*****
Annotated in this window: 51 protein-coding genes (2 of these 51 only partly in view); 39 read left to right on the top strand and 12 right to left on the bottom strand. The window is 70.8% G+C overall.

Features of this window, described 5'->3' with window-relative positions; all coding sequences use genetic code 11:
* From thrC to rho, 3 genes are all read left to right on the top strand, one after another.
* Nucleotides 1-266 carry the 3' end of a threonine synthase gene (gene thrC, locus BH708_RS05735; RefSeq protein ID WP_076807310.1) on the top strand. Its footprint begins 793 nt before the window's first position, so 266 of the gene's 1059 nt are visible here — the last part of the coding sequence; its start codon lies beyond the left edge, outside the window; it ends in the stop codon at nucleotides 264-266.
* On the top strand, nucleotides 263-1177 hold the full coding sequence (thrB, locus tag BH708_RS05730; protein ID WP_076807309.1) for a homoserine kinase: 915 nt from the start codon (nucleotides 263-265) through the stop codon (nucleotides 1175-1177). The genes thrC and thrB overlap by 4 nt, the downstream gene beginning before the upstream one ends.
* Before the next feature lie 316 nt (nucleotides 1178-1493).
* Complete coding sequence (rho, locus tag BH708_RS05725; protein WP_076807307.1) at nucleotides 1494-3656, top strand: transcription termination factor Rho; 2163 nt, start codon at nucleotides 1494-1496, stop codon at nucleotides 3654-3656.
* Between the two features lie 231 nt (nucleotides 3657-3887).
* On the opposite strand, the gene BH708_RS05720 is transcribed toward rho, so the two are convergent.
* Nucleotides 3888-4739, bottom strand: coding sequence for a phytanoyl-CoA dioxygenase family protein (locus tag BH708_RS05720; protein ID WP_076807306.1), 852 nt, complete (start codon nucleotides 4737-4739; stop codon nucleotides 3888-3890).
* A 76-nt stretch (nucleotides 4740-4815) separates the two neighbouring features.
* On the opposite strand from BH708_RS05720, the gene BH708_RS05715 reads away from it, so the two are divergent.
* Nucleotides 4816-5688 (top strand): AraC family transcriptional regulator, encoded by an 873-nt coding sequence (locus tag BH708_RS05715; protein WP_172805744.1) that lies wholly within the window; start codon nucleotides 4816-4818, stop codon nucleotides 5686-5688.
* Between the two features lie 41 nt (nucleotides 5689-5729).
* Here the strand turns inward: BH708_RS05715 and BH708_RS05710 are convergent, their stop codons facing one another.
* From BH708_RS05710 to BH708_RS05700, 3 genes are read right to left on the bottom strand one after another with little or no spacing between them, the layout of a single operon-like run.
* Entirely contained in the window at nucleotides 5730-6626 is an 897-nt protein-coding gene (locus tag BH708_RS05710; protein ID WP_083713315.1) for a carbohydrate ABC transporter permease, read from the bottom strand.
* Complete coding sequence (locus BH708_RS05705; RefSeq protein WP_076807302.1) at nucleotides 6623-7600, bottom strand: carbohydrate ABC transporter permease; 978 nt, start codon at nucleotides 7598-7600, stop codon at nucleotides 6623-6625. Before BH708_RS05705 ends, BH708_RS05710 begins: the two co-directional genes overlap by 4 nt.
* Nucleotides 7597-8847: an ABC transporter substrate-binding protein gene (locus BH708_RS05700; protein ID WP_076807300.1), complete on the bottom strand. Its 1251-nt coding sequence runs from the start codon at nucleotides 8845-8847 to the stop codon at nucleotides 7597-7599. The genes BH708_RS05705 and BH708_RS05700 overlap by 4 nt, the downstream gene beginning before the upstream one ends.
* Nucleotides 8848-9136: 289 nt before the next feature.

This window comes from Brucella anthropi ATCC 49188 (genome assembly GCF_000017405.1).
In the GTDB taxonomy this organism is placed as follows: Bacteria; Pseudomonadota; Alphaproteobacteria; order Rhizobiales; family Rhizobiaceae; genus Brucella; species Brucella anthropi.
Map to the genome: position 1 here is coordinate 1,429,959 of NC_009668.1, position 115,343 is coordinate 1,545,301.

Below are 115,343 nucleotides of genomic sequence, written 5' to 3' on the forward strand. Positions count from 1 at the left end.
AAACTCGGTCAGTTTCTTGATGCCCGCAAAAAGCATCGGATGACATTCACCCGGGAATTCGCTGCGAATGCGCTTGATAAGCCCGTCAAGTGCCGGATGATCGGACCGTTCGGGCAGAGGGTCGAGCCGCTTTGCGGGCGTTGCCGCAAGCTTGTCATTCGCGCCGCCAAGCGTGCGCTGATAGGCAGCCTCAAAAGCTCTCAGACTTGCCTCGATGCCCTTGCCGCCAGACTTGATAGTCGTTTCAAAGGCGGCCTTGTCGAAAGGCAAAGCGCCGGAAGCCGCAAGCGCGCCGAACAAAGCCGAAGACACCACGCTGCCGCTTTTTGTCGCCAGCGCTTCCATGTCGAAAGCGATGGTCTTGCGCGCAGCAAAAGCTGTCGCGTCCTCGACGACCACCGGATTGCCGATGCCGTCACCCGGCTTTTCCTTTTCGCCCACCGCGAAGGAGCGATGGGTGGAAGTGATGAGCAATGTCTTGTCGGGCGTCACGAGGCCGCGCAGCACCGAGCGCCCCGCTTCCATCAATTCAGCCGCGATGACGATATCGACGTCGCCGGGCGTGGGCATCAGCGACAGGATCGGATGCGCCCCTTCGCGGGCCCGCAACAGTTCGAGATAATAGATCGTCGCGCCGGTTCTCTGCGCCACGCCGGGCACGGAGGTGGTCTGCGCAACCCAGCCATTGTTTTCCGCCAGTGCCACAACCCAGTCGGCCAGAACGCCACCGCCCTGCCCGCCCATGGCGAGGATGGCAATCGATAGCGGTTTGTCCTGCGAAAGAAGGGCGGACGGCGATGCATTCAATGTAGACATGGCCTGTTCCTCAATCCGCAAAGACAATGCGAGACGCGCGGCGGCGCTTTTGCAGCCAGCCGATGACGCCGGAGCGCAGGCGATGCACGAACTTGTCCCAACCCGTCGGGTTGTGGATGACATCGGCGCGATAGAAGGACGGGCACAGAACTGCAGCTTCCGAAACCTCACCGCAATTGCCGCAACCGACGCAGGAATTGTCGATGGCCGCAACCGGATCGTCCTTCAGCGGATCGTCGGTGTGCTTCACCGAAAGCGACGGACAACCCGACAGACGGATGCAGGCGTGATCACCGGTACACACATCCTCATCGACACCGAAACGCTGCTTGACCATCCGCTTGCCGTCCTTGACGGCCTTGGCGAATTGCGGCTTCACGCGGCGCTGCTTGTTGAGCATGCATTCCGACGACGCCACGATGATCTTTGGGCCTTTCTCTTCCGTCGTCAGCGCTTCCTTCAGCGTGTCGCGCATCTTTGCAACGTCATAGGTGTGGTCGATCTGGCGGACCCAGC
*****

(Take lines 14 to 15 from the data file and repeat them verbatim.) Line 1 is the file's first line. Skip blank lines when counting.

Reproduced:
* Between the two features lie 41 nt (nucleotides 5689-5729).
* Here the strand turns inward: BH708_RS05715 and BH708_RS05710 are convergent, their stop codons facing one another.